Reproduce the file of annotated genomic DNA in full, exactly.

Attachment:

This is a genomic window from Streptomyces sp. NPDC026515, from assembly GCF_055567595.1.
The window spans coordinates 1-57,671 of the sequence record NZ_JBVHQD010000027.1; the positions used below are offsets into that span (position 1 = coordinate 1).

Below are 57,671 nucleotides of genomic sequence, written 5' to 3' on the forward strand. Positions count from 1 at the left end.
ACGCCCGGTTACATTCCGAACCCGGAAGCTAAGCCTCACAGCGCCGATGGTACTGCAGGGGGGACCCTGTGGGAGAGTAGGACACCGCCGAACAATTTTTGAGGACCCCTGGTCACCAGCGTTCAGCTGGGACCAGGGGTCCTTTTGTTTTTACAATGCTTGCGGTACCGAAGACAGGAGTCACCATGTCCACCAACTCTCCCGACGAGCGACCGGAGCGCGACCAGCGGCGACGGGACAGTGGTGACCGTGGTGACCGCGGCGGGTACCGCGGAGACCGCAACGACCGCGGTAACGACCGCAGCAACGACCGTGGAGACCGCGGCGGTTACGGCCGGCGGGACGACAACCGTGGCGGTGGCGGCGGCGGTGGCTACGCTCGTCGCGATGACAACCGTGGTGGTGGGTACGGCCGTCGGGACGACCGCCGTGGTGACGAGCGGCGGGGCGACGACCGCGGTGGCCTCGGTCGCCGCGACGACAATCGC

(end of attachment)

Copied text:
This is a genomic window from Streptomyces sp. NPDC026515, from assembly GCF_055567595.1.
The window spans coordinates 1-57,671 of the sequence record NZ_JBVHQD010000027.1; the positions used below are offsets into that span (position 1 = coordinate 1).

Below are 57,671 nucleotides of genomic sequence, written 5' to 3' on the forward strand. Positions count from 1 at the left end.
ACGCCCGGTTACATTCCGAACCCGGAAGCTAAGCCTCACAGCGCCGATGGTACTGCAGGGGGGACCCTGTGGGAGAGTAGGACACCGCCGAACAATTTTTGAGGACCCCTGGTCACCAGCGTTCAGCTGGGACCAGGGGTCCTTTTGTTTTTACAATGCTTGCGGTACCGAAGACAGGAGTCACCATGTCCACCAACTCTCCCGACGAGCGACCGGAGCGCGACCAGCGGCGACGGGACAGTGGTGACCGTGGTGACCGCGGCGGGTACCGCGGAGACCGCAACGACCGCGGTAACGACCGCAGCAACGACCGTGGAGACCGCGGCGGTTACGGCCGGCGGGACGACAACCGTGGCGGTGGCGGCGGCGGTGGCTACGCTCGTCGCGATGACAACCGTGGTGGTGGGTACGGCCGTCGGGACGACCGCCGTGGTGACGAGCGGCGGGGCGACGACCGCGGTGGCCTCGGTCGCCGCGACGACAATCGC